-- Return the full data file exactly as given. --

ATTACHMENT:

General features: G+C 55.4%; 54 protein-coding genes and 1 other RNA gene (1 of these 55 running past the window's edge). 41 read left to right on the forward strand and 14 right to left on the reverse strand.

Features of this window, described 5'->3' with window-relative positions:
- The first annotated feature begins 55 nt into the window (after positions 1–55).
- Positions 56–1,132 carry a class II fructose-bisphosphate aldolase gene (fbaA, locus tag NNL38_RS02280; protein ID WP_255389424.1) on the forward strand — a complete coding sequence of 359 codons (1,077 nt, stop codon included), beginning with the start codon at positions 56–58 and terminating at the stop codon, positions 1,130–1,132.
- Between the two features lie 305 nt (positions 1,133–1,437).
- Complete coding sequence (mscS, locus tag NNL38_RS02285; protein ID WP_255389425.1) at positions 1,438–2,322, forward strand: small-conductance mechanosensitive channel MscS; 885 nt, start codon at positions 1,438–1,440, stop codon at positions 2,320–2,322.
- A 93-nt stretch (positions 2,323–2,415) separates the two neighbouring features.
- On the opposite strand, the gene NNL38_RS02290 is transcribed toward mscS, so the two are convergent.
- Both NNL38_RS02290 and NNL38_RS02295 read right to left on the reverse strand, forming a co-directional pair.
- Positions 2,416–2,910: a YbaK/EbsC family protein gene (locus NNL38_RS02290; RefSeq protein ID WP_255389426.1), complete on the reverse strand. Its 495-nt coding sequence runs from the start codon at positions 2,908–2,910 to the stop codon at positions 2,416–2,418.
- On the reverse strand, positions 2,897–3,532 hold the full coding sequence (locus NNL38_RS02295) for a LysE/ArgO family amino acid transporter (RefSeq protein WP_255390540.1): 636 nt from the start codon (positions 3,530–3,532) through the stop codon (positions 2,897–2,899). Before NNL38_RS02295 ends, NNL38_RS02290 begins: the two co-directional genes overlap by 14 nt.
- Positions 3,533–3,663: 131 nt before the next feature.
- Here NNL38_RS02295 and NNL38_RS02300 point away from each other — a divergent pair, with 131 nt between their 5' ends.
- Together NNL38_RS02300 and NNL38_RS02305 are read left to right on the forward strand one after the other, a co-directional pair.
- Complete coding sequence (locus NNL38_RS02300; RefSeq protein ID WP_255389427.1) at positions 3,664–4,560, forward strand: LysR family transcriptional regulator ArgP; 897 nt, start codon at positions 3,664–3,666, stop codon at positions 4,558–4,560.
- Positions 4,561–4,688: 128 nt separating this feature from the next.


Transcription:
General features: G+C 55.4%; 54 protein-coding genes and 1 other RNA gene (1 of these 55 running past the window's edge). 41 read left to right on the forward strand and 14 right to left on the reverse strand.

Features of this window, described 5'->3' with window-relative positions:
- The first annotated feature begins 55 nt into the window (after positions 1–55).
- Positions 56–1,132 carry a class II fructose-bisphosphate aldolase gene (fbaA, locus tag NNL38_RS02280; protein ID WP_255389424.1) on the forward strand — a complete coding sequence of 359 codons (1,077 nt, stop codon included), beginning with the start codon at positions 56–58 and terminating at the stop codon, positions 1,130–1,132.
- Between the two features lie 305 nt (positions 1,133–1,437).
- Complete coding sequence (mscS, locus tag NNL38_RS02285; protein ID WP_255389425.1) at positions 1,438–2,322, forward strand: small-conductance mechanosensitive channel MscS; 885 nt, start codon at positions 1,438–1,440, stop codon at positions 2,320–2,322.
- A 93-nt stretch (positions 2,323–2,415) separates the two neighbouring features.
- On the opposite strand, the gene NNL38_RS02290 is transcribed toward mscS, so the two are convergent.
- Both NNL38_RS02290 and NNL38_RS02295 read right to left on the reverse strand, forming a co-directional pair.
- Positions 2,416–2,910: a YbaK/EbsC family protein gene (locus NNL38_RS02290; RefSeq protein ID WP_255389426.1), complete on the reverse strand. Its 495-nt coding sequence runs from the start codon at positions 2,908–2,910 to the stop codon at positions 2,416–2,418.
- On the reverse strand, positions 2,897–3,532 hold the full coding sequence (locus NNL38_RS02295) for a LysE/ArgO family amino acid transporter (RefSeq protein WP_255390540.1): 636 nt from the start codon (positions 3,530–3,532) through the stop codon (positions 2,897–2,899). Before NNL38_RS02295 ends, NNL38_RS02290 begins: the two co-directional genes overlap by 14 nt.
- Positions 3,533–3,663: 131 nt before the next feature.
- Here NNL38_RS02295 and NNL38_RS02300 point away from each other — a divergent pair, with 131 nt between their 5' ends.
- Together NNL38_RS02300 and NNL38_RS02305 are read left to right on the forward strand one after the other, a co-directional pair.
- Complete coding sequence (locus NNL38_RS02300; RefSeq protein ID WP_255389427.1) at positions 3,664–4,560, forward strand: LysR family transcriptional regulator ArgP; 897 nt, start codon at positions 3,664–3,666, stop codon at positions 4,558–4,560.
- Positions 4,561–4,688: 128 nt separating this feature from the next.